But Western diplomats admit that they were already encountering “Ukraine fatigue” by the late spring. A lot of African, Asian and Latin American countries were initially willing to deplore Russia’s offensive, but have not wanted to endanger their security and economic relationships with Moscow by doing so repeatedly. The Ukrainian mission in New York is frustrated that the General Assembly has not said more about the war since April. Kyiv’s allies see little gain in pushing through resolutions that would secure diminishing support.

On the upside, 101 General Assembly members voted last week in favor of allowing Ukrainian President Volodymyr Zelenskyy to address the high-level session by video (ironically, all leaders had to speak via video in 2020, thanks to COVID-19, but the UN has been keen to get back to in-person-only sessions). Most African states abstained or did not vote on the issue, but some notable non-Western powers such as India backed the proposal. At the end of the day, I think most diplomats recognized that it is common sense that a leader in a country under siege should be able to give a speech without trekking to New York.

A lot of non-Western UN members are nervous about ... the probability that major aid donors will cut assistance to poor states to divert money to Ukraine.

More broadly, a lot of non-Western UN members are nervous about this year’s food price crisis, the broader economic downturn, and the probability that major aid donors will cut assistance to poor states to divert money to Ukraine. These fears surfaced in the first weeks of the war – I recall talking them through with a European ambassador in mid-March – but a lot of Western officials were too focused on the Russian threat to address them sympathetically at the time. As Crisis Group warned at the end of March, European officials were hurting their own cause by going into UN meetings on challenges like famine in the Horn of Africa and insisting on talking about Ukraine.

The Biden administration was one of the first Western powers to grasp that this messaging was counter-productive. Secretary of State Antony Blinken hosted some well-received talks about food issues in New York in May 2022. One Arab diplomat privately made an interesting point at the time, which was that the U.S. focus on global food prices stood in positive contrast to the Trump administration’s maladroit handling of COVID-19 in multilateral forums in 2020. But the U.S. and Ukraine’s other allies still have to work hard to convince the Global South that they can both pursue hardball diplomacy over Ukraine and help vulnerable states navigate global economic turmoil too.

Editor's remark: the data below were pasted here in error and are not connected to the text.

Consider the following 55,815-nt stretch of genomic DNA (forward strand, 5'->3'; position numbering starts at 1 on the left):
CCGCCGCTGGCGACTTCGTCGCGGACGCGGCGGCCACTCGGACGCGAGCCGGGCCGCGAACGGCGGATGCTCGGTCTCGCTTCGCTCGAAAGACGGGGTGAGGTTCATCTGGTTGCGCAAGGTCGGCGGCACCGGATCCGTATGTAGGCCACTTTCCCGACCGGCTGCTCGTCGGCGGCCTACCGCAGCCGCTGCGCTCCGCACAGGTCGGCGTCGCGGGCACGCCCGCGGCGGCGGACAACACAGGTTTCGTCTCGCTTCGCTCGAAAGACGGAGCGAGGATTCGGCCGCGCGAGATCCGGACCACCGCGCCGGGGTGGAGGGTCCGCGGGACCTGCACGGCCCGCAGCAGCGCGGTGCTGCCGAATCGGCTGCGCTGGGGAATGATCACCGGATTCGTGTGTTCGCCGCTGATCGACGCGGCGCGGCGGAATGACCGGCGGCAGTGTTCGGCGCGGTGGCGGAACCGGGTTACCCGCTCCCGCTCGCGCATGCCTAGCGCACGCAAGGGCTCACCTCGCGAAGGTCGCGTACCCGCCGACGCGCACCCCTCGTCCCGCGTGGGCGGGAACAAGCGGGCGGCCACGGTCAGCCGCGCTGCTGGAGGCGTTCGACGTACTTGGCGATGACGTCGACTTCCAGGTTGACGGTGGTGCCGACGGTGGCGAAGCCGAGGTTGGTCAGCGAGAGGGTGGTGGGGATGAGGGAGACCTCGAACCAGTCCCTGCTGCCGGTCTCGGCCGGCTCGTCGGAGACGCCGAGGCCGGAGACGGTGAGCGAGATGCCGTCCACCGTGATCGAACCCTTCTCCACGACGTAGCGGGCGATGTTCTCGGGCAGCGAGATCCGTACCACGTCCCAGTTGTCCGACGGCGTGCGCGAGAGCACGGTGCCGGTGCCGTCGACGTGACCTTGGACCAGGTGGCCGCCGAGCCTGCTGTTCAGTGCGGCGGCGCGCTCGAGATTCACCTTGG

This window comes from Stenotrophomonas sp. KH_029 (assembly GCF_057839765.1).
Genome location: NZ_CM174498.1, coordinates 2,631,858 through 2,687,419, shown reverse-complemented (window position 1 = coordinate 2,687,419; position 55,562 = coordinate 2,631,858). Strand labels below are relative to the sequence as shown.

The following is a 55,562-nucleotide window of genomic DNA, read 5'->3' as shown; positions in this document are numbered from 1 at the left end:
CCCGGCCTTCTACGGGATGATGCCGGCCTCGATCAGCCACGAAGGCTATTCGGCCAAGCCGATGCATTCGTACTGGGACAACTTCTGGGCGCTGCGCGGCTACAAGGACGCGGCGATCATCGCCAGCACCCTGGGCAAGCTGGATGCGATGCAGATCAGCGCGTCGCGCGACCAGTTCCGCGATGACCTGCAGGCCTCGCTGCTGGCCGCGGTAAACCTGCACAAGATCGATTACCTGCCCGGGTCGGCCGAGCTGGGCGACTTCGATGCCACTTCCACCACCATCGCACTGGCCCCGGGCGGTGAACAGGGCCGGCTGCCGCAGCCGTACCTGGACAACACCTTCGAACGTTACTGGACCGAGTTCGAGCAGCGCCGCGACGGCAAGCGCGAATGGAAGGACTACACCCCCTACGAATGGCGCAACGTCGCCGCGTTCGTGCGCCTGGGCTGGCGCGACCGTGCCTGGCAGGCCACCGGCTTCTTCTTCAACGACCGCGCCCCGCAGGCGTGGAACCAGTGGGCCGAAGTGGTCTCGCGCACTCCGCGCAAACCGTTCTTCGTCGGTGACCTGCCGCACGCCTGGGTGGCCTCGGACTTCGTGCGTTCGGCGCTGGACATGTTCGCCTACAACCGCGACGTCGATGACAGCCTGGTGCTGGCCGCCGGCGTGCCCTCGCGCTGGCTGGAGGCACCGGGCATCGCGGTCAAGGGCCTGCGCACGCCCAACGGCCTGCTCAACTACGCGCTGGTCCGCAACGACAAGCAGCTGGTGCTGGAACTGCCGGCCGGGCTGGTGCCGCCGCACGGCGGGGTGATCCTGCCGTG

On that front, it is notable that the U.S., European Union and African Union are jointly co-hosting a summit on food security at UNGA this week. UNGA is friendly “home turf” for Washington and its friends, as Western leaders will be out in force in New York (after a dash to London for Queen Elizabeth’s funeral) whereas Vladimir Putin and Xi Jinping are absent from the General Assembly meeting. It’s a helpful platform for a high-level pro-Ukrainian “hearts and minds” campaign, where the U.S. and EU can cajole leaders from non-Western countries to see things their way. It helps that global food prices have stabilized in recent months, mainly because markets are pricing in a global recession. But UNGA is a rare opportunity for President Biden and his friends to reach out to a big group of counterparts from the Global South.

Russian Foreign Minister Sergey Lavrov – a former ambassador to the UN – will be at UNGA this week to press Moscow’s case over the war. Over the course of the year, we have seen Russia playing up its claim to be a friend of post-colonial African countries like Mali (where Russian military contractors are backing the government). Lavrov will presumably hit similar notes in New York. We’ve seen that Moscow can play up memories of the colonial era – and Soviet support for anti-colonial movements – quite effectively.

In the end, this week offers the U.S. space to promote its political messages, but the struggle for non-Western support over Ukraine won’t end one way or another this week.

2. How far does the geopolitical fall-out from the Russian invasion, which has largely pitted Russia against the West, spread through the UN system? Are we seeing new fissures, or just extensions of old ones? What are the anticipated and perhaps unanticipated ways in which the war may shape business at the United Nations during UNGA?

Ukraine’s friends have made an enormous effort to isolate Russia at the UN since February. At various points in the last six months, I’ve heard of initiatives to strip Russian officials of roles in UN processes on road safety and the protection of wetlands that are homes for wildfowl. To be honest, I think some of this is a bit pointless. The war for the future of Ukraine won’t be shaped by who is making policy proposals on safeguarding storks’ nests in swamps.